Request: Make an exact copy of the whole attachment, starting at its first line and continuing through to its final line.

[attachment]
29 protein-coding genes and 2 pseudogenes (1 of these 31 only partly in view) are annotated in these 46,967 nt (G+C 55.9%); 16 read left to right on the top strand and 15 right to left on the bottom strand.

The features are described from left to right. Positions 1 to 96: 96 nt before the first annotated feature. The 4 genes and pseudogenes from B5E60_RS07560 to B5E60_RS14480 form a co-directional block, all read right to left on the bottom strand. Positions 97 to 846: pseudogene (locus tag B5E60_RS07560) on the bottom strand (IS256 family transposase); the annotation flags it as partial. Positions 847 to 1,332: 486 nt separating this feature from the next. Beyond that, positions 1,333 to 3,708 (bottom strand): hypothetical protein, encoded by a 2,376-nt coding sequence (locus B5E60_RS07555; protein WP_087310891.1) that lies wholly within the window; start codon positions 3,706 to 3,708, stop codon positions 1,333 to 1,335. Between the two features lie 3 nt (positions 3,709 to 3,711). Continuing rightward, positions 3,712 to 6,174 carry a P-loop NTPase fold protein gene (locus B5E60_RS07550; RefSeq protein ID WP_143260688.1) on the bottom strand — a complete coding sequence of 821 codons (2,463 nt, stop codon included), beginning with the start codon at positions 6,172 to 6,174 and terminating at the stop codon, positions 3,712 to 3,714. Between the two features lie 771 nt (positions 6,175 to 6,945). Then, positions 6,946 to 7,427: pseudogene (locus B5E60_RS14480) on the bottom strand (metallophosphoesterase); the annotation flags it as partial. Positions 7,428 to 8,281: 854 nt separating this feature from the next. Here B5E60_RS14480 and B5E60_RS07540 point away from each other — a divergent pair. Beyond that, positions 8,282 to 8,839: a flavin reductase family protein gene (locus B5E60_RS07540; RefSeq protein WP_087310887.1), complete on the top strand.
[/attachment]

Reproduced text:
29 protein-coding genes and 2 pseudogenes (1 of these 31 only partly in view) are annotated in these 46,967 nt (G+C 55.9%); 16 read left to right on the top strand and 15 right to left on the bottom strand.

The features are described from left to right. Positions 1 to 96: 96 nt before the first annotated feature. The 4 genes and pseudogenes from B5E60_RS07560 to B5E60_RS14480 form a co-directional block, all read right to left on the bottom strand. Positions 97 to 846: pseudogene (locus tag B5E60_RS07560) on the bottom strand (IS256 family transposase); the annotation flags it as partial. Positions 847 to 1,332: 486 nt separating this feature from the next. Beyond that, positions 1,333 to 3,708 (bottom strand): hypothetical protein, encoded by a 2,376-nt coding sequence (locus B5E60_RS07555; protein WP_087310891.1) that lies wholly within the window; start codon positions 3,706 to 3,708, stop codon positions 1,333 to 1,335. Between the two features lie 3 nt (positions 3,709 to 3,711). Continuing rightward, positions 3,712 to 6,174 carry a P-loop NTPase fold protein gene (locus B5E60_RS07550; RefSeq protein ID WP_143260688.1) on the bottom strand — a complete coding sequence of 821 codons (2,463 nt, stop codon included), beginning with the start codon at positions 6,172 to 6,174 and terminating at the stop codon, positions 3,712 to 3,714. Between the two features lie 771 nt (positions 6,175 to 6,945). Then, positions 6,946 to 7,427: pseudogene (locus B5E60_RS14480) on the bottom strand (metallophosphoesterase); the annotation flags it as partial. Positions 7,428 to 8,281: 854 nt separating this feature from the next. Here B5E60_RS14480 and B5E60_RS07540 point away from each other — a divergent pair. Beyond that, positions 8,282 to 8,839: a flavin reductase family protein gene (locus B5E60_RS07540; RefSeq protein WP_087310887.1), complete on the top strand.